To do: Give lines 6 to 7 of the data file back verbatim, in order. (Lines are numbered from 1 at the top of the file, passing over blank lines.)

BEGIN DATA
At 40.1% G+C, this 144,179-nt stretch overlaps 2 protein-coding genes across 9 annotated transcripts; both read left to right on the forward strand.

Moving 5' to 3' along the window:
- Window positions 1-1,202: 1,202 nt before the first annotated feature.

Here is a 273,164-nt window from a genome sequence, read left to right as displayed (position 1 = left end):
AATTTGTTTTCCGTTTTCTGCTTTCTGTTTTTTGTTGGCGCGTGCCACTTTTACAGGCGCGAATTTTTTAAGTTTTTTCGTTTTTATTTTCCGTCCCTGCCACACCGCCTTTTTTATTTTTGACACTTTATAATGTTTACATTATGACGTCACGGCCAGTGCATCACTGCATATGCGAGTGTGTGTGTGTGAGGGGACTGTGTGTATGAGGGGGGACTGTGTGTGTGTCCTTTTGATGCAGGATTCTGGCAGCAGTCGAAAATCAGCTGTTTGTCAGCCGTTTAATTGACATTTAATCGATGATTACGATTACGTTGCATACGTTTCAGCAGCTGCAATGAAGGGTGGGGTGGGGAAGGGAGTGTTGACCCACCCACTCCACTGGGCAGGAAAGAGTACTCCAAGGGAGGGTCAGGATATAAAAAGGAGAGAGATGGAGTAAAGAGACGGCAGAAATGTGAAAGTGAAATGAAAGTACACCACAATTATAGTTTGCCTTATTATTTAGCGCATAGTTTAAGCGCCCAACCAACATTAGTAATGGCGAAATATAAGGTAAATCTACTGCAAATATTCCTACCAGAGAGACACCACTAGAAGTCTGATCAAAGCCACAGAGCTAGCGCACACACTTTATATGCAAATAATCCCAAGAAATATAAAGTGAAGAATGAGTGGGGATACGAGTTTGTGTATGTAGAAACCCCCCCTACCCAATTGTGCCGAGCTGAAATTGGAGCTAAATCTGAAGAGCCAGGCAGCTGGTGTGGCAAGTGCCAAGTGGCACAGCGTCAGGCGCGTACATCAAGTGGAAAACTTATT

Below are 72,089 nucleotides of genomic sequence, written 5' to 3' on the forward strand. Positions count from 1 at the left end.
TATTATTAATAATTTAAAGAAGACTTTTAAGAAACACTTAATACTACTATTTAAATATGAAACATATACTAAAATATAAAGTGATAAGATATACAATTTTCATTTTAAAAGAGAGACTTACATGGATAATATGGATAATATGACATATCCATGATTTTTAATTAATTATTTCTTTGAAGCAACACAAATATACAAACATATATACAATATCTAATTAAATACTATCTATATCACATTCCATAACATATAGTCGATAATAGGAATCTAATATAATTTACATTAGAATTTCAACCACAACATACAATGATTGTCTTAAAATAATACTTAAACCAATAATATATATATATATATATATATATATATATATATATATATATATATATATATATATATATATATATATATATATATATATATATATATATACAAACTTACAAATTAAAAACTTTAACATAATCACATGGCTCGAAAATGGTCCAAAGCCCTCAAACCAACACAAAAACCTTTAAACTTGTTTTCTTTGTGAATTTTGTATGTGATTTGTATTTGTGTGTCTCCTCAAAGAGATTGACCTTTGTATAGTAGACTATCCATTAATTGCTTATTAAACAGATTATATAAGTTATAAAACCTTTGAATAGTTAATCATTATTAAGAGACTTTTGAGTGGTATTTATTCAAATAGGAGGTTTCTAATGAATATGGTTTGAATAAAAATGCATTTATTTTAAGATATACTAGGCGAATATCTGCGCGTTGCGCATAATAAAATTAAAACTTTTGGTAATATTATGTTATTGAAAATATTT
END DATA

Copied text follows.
Below are 72,089 nucleotides of genomic sequence, written 5' to 3' on the forward strand. Positions count from 1 at the left end.
TATTATTAATAATTTAAAGAAGACTTTTAAGAAACACTTAATACTACTATTTAAATATGAAACATATACTAAAATATAAAGTGATAAGATATACAATTTTCATTTTAAAAGAGAGACTTACATGGATAATATGGATAATATGACATATCCATGATTTTTAATTAATTATTTCTTTGAAGCAACACAAATATACAAACATATATACAATATCTAATTAAATACTATCTATATCACATTCCATAACATATAGTCGATAATAGGAATCTAATATAATTTACATTAGAATTTCAACCACAACATACAATGATTGTCTTAAAATAATACTTAAACCAATAATATATATATATATATATATATATATATATATATATATATATATATATATATATATATATATATATATATATATATATATATATATATATACAAACTTACAAATTAAAAACTTTAACATAATCACATGGCTCGAAAATGGTCCAAAGCCCTCAAACCAACACAAAAACCTTTAAACTTGTTTTCTTTGTGAATTTTGTATGTGATTTGTATTTGTGTGTCTCCTCAAAGAGATTGACCTTTGTATAGTAGACTATCCATTAATTGCTTATTAAACAGATTATATAAGTTATAAAACCTTTGAATAGTTAATCATTATTAAGAGACTTTTGAGTGGTATTTATTCAAATAGGAGGTTTCTAATGAATATGGTTTGAATAAAAATGCATTTATTTTAAGATATACTAGGCGAATATCTGCGCGTTGCGCATAATAAAATTAAAACTTTTGGTAATATTATGTTATTGAAAATATTT